None of these problems are of Arsenal’s making, and there’s nothing they can do to fix them. NOTHING. Let me explain.
All of the concerns noted above have one recurring theme: Money. Twenty years ago, very few fans knew the financial status of their club. Now, thanks to the internet and the work of many talented bloggers such as our own @SwissRamble (Get well soon mate.) we all are now very much up to date as to how much money the club generates every year and how it’s being spent. And like any other part of life, with information comes more questions. The key to getting answers though is by asking the right people, and in protesting against the Arsenal board, I believe that the BSM are asking the wrong people.
It’s easy to assume that it’s Arsenal’s fault that Arsenal tickets are as high as they are, but ask yourself this, why do they need to be this high? Is it because the board are looking to make exorbitant profits, or are they looking to maximise revenue in order to keep up with the likes of Man City and Chelsea who are throwing money away like confetti? And whilst ticket prices are high, it’s hard to dispute that it’s not representative of market value when there are 38,000 people paying it and more joining a waiting list for an opportunity to pay it.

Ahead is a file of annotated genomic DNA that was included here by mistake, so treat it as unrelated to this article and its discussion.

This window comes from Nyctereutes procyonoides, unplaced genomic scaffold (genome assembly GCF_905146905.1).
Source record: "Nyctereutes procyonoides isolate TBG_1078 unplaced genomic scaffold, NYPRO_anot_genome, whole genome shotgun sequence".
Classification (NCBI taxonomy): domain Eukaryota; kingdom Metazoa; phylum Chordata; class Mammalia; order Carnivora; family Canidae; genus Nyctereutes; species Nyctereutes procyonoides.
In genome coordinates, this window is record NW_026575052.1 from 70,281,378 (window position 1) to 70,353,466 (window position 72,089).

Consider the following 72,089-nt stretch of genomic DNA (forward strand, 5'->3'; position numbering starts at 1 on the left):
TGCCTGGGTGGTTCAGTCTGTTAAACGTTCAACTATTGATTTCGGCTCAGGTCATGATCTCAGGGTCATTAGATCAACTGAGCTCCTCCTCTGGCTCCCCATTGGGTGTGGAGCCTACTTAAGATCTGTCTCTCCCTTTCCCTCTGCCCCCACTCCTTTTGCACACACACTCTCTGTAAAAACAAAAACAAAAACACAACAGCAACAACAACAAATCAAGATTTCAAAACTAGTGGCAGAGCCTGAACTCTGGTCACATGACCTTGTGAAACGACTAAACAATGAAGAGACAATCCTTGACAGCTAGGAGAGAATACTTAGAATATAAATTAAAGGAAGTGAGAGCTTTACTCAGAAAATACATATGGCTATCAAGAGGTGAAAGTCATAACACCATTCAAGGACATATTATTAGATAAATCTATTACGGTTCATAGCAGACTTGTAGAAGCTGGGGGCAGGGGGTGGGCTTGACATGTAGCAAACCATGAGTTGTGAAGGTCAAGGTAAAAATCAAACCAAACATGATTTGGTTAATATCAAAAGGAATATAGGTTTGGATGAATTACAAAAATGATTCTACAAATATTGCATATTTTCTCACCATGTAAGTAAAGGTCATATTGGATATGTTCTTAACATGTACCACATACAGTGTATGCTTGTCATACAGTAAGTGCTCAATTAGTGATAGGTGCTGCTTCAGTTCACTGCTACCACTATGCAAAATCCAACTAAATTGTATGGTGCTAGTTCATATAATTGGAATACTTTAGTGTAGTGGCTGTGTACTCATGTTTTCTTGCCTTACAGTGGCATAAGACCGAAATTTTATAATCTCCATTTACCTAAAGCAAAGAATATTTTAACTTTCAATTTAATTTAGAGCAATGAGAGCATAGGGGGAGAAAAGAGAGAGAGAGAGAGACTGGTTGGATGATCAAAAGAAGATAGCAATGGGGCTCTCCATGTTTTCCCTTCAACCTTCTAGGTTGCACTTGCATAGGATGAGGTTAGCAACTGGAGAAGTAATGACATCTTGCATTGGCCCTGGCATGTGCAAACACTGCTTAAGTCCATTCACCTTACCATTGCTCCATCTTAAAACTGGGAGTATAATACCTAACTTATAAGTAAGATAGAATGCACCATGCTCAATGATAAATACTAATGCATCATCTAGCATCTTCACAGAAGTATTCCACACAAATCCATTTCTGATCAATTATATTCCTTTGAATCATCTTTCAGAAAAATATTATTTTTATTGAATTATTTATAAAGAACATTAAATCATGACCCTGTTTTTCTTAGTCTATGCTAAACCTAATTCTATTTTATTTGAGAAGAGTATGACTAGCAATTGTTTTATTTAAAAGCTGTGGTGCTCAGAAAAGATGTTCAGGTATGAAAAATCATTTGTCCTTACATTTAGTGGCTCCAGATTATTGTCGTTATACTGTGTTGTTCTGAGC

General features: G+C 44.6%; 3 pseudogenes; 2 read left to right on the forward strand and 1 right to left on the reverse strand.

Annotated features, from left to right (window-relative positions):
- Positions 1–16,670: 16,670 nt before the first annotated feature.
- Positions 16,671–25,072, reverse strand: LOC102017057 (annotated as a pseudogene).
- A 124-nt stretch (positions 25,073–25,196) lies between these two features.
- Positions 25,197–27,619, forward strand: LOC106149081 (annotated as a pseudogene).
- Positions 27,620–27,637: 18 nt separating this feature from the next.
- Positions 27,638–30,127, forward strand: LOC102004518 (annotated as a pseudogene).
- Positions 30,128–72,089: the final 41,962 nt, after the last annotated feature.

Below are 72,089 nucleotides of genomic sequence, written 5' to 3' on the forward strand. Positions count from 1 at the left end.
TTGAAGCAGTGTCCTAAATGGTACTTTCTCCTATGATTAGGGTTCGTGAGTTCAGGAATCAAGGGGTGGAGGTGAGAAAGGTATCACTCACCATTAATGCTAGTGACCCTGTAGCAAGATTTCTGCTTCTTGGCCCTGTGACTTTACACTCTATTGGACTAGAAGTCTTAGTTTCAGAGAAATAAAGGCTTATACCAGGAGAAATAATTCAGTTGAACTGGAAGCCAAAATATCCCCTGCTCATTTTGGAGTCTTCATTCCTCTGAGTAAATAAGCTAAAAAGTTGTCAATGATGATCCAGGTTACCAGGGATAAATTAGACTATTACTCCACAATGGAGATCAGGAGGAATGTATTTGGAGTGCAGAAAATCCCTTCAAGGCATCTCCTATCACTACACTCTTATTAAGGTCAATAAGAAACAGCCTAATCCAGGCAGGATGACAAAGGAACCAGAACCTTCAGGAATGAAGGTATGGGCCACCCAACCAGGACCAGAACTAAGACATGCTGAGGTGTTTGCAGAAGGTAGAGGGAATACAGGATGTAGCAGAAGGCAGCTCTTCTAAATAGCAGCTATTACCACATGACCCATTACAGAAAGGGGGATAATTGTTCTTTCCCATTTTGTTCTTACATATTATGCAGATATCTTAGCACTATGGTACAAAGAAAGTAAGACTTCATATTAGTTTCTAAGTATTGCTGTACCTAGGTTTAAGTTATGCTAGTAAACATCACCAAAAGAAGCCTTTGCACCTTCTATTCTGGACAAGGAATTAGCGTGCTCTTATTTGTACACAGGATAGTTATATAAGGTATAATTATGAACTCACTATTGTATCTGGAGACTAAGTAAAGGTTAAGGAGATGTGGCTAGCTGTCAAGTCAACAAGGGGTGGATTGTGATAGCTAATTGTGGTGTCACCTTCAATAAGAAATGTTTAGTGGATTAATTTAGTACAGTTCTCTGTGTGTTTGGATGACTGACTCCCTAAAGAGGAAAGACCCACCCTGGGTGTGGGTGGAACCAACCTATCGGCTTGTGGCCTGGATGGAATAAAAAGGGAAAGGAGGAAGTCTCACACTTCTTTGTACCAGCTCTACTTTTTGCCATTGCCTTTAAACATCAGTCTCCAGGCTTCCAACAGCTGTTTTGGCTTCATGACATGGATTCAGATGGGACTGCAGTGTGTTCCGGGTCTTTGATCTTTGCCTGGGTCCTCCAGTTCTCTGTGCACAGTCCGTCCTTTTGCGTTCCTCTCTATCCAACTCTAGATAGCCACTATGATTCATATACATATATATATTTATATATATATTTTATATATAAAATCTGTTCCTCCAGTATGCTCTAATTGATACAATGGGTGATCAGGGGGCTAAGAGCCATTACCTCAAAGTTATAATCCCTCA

The problem isn’t that Arsenal’s tickets are expensive, it’s that in order to be competitive today, they HAVE to be that expensive. And even at the rate that they’re at today, our highest paid player is earning around half, HALF, as much as some of those playing in Manchester. The spending power of an elite few clubs today has completely skewed the odds of winning in their favour and everyone, including Arsenal, is struggling to keep up. And the worrying thing is this; it’s only going to get worse.